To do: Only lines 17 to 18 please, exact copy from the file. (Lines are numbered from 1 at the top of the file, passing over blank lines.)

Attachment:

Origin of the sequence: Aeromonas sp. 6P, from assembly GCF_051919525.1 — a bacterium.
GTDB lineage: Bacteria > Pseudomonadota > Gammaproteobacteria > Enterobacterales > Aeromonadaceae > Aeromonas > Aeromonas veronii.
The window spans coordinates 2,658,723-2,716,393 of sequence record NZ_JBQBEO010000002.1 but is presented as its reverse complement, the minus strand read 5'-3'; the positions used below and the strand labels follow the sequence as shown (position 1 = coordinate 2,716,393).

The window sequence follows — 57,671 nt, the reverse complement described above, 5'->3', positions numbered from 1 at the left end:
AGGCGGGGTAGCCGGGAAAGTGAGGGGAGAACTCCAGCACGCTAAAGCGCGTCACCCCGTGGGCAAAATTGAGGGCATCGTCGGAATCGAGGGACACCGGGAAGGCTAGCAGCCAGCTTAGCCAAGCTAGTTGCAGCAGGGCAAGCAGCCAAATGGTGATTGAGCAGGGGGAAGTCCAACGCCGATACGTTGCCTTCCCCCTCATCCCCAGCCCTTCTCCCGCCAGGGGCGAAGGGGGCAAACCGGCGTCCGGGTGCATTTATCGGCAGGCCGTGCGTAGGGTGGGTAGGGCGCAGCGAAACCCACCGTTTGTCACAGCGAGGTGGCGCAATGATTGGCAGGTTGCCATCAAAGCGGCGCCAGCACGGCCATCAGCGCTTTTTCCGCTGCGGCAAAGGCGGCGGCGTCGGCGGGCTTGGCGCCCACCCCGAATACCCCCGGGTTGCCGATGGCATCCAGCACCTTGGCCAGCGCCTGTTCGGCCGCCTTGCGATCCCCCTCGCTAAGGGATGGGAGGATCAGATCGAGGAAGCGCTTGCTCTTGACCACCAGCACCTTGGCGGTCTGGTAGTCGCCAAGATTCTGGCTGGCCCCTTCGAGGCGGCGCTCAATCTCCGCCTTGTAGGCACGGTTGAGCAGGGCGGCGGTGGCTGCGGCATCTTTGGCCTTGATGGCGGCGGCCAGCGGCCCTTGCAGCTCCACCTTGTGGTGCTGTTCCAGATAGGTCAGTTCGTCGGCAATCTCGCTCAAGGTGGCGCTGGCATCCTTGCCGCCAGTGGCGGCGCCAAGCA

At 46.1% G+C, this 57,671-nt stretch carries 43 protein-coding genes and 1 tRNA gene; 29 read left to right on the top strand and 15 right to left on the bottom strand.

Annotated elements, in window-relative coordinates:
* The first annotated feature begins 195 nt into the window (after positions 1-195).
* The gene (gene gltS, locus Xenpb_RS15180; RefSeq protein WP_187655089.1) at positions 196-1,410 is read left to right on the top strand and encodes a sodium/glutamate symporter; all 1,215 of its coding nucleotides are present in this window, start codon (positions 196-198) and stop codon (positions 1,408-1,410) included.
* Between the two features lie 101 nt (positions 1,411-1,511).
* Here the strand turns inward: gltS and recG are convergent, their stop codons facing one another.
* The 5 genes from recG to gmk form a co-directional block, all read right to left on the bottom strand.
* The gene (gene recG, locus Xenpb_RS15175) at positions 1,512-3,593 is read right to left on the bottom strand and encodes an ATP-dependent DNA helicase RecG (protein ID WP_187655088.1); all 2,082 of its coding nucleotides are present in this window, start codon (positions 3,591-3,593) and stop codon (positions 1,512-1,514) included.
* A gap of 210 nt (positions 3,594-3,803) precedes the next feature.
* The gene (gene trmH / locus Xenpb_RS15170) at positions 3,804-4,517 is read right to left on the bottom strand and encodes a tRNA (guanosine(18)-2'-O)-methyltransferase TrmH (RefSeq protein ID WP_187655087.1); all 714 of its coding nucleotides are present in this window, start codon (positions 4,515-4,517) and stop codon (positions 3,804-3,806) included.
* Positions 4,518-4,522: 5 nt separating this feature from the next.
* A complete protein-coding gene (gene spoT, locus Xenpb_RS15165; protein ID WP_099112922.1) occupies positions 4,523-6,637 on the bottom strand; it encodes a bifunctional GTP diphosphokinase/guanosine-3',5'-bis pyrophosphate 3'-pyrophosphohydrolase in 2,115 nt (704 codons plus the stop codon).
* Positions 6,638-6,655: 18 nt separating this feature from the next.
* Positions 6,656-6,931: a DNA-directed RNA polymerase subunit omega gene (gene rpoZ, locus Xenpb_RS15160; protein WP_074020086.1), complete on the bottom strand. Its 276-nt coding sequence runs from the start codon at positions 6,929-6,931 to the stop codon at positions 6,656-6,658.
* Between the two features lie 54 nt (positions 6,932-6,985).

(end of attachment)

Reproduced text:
* A complete protein-coding gene (gene spoT, locus Xenpb_RS15165; protein ID WP_099112922.1) occupies positions 4,523-6,637 on the bottom strand; it encodes a bifunctional GTP diphosphokinase/guanosine-3',5'-bis pyrophosphate 3'-pyrophosphohydrolase in 2,115 nt (704 codons plus the stop codon).
* Positions 6,638-6,655: 18 nt separating this feature from the next.